Reducing Off-Label Use of Antipsychotics in Nursing Homes: OASIS
Numerous studies have demonstrated serious health risks associated with the use of antipsychotic medication in older adults with dementia. In September 2012, Massachusetts Senior Care Association in collaboration with the Massachusetts Department of Public Health (DPH), launched the first of three one year initiatives aimed at safely reducing the off-label use of antipsychotic medication in treating nursing facility residents with dementia through implementation of OASIS, a curriculum authored by Dr. Susan Wehry, a geriatric psychiatrist and former Vermont Commissioner of the Department of Disabilities, Aging and Independent Living. The OASIS curriculum and training equips frontline nursing home staff with the knowledge, skills and attitudes to meet the needs of residents with dementia using non-pharmacologic approaches rather than medication.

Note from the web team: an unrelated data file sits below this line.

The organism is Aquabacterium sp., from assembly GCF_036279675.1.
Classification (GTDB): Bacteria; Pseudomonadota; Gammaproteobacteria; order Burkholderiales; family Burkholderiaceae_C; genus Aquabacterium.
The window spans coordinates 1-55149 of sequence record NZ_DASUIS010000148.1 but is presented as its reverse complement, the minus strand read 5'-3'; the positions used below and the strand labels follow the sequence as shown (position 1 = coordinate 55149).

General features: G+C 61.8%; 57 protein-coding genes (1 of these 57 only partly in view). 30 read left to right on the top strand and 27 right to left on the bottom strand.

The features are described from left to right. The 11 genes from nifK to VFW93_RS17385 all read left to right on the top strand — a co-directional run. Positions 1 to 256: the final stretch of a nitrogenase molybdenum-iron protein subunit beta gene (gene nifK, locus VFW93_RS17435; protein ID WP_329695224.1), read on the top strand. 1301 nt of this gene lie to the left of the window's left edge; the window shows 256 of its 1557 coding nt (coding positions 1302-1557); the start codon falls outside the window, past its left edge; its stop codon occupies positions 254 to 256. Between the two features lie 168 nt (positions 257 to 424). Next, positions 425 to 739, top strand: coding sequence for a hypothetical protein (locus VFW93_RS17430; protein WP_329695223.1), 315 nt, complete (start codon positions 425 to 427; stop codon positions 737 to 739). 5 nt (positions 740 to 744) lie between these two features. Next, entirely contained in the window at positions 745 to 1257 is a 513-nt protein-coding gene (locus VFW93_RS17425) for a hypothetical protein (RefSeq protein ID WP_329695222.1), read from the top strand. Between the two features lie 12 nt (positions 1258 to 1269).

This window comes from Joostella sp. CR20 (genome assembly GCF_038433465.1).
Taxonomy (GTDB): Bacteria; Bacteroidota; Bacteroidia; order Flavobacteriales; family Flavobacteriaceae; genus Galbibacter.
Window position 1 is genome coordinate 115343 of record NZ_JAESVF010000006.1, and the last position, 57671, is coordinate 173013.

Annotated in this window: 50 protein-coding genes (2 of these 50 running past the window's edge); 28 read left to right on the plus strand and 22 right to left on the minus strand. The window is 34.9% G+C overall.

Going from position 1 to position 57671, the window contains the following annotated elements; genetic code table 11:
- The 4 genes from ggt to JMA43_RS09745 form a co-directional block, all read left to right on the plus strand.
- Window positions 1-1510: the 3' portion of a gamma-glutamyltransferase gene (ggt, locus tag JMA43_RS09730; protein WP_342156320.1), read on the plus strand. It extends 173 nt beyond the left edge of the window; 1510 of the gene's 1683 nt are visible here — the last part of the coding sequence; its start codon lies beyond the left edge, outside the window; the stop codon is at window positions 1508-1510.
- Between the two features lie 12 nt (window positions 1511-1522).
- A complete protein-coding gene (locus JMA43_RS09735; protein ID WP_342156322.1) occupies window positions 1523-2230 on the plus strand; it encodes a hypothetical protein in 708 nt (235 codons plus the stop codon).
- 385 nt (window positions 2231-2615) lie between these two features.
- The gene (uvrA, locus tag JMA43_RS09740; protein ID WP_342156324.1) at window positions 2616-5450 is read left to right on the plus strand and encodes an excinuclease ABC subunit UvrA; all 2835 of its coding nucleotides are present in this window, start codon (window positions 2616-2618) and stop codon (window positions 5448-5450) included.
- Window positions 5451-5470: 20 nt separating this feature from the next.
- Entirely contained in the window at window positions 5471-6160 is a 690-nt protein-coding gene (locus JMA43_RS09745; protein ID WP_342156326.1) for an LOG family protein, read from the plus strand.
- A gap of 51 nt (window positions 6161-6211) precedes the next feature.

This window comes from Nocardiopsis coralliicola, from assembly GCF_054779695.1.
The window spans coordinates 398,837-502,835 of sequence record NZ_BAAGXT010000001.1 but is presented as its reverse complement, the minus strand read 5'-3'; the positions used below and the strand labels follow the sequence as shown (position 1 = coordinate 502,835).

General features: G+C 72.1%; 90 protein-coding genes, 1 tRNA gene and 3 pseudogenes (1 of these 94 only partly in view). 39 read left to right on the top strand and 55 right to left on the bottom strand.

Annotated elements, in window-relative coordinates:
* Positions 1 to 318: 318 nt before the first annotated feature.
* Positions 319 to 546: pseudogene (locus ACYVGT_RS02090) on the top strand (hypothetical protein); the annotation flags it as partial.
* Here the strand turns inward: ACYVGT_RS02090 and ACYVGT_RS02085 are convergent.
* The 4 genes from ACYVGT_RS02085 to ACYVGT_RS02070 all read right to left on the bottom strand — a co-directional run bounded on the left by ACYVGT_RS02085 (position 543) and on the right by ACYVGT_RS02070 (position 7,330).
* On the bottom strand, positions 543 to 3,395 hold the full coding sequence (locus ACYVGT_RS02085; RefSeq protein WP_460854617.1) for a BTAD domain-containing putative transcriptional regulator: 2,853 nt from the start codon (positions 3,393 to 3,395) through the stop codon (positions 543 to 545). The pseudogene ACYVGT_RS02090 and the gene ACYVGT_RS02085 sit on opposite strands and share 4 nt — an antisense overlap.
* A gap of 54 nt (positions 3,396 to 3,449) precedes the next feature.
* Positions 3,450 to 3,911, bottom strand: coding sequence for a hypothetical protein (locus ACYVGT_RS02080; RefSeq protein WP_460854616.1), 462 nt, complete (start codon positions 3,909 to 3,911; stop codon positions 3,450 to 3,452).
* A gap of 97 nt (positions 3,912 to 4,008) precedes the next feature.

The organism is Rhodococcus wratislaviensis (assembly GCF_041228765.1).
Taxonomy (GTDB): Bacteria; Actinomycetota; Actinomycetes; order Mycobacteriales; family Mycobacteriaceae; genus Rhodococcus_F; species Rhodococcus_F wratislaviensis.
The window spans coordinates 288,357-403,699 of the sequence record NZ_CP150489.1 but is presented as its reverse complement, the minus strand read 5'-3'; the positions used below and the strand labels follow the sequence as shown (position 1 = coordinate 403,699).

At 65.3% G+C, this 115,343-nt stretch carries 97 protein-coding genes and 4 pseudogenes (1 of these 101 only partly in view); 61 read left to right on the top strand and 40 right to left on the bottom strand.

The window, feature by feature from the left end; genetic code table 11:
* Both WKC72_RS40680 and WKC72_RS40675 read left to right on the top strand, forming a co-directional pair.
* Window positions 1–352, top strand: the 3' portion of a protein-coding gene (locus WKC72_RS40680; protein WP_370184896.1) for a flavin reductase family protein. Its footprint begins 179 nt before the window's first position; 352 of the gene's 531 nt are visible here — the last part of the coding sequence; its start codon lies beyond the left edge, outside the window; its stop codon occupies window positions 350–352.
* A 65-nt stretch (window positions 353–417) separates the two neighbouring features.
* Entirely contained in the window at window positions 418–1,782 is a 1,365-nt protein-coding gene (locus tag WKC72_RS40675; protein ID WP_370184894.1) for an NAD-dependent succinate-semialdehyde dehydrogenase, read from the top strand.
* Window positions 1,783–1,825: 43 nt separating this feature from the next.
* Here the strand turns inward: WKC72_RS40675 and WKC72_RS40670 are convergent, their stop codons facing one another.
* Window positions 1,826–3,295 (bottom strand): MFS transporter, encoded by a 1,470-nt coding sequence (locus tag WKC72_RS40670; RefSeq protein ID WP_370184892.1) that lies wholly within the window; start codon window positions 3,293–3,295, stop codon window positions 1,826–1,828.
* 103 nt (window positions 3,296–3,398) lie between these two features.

The statewide initiative built on the success of an 11 facility OASIS pilot project in 2011, funded by the Commonwealth Corporation, which demonstrated positive outcomes for residents and statistically significant declines in antipsychotic use. Funding for the statewide OASIS trainings was made possible by a grant from the Massachusetts Department of Public Health, Bureau of Health Care Safety and Quality.
From 2012 – 2016, staff from 363 Massachusetts nursing facilities have participated in one or more of three rounds of statewide OASIS training, with additional participation from Massachusetts Department of Public Health surveyors, and nursing home ombudsmen from the Massachusetts Executive Office of Elder Affairs. Since OASIS training was first implemented, there has been a 29% total statewide drop in the rate of antipsychotic drug use for long stay nursing home residents from 2011 (baseline) through 2015.